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Aluminium Industry Trend & Analysis, Technology Review, Event Rundown and Much More …

Aluminium Industry Trend & Analysis, Technology Review, Event Rundown and Much More …

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CBAM is just the start: How aluminium companies can prepare for growing emissions scrutiny

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In the face of accelerating climate change, the aluminium industry stands at a critical juncture. The metal plays an integral part in the clean energy transition due to its infinite recyclability and role in the manufacturing of electric vehicles.

Yet, the new EU Carbon Border Adjustment Mechanism (CBAM) is emblematic of the growing scrutiny of emissions in the aluminium value chain.

The scrutiny isn’t just on miners and producers whose operations and electricity usage generate the bulk of aluminium carbon footprint, but on the metals traders, banks, and finished goods manufacturers too. These players must now take responsibility for the embedded emissions in the products they choose to buy — and pay for those emissions under CBAM from 2026 (if importing into the EU).

This evolving landscape presents a myriad of challenges. Suppliers are facing growing requests for carbon disclosure, while customers try to influence suppliers to switch to less carbon-intensive processes so they can sell verifiably greener products and report lower carbon footprints.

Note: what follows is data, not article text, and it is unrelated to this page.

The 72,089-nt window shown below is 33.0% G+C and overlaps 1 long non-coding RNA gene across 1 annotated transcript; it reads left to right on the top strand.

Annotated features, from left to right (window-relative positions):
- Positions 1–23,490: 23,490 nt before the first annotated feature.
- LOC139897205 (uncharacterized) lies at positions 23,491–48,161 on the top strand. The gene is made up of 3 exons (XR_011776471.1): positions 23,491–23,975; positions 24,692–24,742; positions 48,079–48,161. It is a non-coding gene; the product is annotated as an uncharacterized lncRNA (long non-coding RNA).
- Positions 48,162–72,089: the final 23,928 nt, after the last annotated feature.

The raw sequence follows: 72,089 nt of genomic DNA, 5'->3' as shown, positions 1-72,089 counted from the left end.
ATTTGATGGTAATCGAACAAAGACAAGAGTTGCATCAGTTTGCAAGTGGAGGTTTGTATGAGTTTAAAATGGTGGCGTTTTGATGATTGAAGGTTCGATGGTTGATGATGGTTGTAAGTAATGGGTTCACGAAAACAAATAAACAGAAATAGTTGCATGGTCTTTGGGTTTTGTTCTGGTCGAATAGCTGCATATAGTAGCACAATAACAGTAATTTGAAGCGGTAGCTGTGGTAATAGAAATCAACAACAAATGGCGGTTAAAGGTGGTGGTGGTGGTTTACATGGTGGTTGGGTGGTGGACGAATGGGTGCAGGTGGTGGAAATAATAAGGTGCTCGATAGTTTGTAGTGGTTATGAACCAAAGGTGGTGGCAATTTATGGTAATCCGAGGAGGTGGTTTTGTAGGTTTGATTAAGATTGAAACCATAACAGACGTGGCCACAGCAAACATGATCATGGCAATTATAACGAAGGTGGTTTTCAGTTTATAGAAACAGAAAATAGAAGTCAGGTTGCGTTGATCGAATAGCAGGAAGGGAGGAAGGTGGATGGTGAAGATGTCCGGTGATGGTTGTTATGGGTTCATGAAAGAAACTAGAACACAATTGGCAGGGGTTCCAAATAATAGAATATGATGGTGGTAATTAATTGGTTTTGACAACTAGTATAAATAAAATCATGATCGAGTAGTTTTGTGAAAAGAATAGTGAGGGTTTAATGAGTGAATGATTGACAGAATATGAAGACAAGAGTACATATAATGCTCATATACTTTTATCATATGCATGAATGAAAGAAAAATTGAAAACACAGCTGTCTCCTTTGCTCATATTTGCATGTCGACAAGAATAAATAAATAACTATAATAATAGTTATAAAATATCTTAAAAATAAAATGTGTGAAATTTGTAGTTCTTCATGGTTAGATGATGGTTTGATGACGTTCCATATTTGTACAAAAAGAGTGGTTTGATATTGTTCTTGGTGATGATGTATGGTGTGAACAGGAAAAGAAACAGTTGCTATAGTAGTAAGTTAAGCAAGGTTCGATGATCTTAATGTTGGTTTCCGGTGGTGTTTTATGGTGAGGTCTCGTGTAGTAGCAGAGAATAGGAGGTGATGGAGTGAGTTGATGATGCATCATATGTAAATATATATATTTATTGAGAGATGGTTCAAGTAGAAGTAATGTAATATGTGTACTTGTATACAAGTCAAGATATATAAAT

But there are opportunities for those who are prepared to adapt and innovate.

CBAM’s impact on the aluminium industry

The CBAM regulation requires EU importers to report and (from 2026) financially offset carbon-intensive products imported from outside the EU. This regulation is set to eventually include indirect electricity emissions in its carbon pricing, and places a significant carbon measurement burden on aluminium producers outside the EU in response to customer data requests.

It will also likely drive demand for lower-carbon suppliers as importers try to manage the cost of CBAM certificates.

The regulatory landscape is rapidly evolving, with new rules and standards emerging from entities like the ISSB and the US’s SEC. The recent climate-related disclosure bills in California exemplify this trend, mandating large companies to disclose value chain emissions and climate-related financial risks.

There’s no longer anywhere to hide from the supply chain and Scope 3 pollution.

The business case for lowering emissions with transparency

The push for decarbonisation is not solely regulatory-driven; market forces are also at play. Increasingly, businesses and financiers seek low-carbon products and transparency in supply chain emissions.

To illustrate the demand, companies worth $6.4T in purchasing power requested suppliers to disclose their emissions through CDP in 2022, while Barclays Corporate Banking found that 1 in 5 retailers are dropping suppliers based on carbon performance. Bain recently estimated a $20–$30 bn market for green steel by 2030.

Aluminium companies that move fast to respond to these trends will succeed, not just survive, in the low-carbon future.

The most significant change that can be made is the switching of the source of electricity generation to renewables, because the alumina-to-aluminium smelting process (via electrolysis) can be so energy-intensive. The ability to make this switch depends on the makeup of each country’s electricity supply, but initiatives like RE100 are driving demand-led policy change.

The challenge of access to carbon data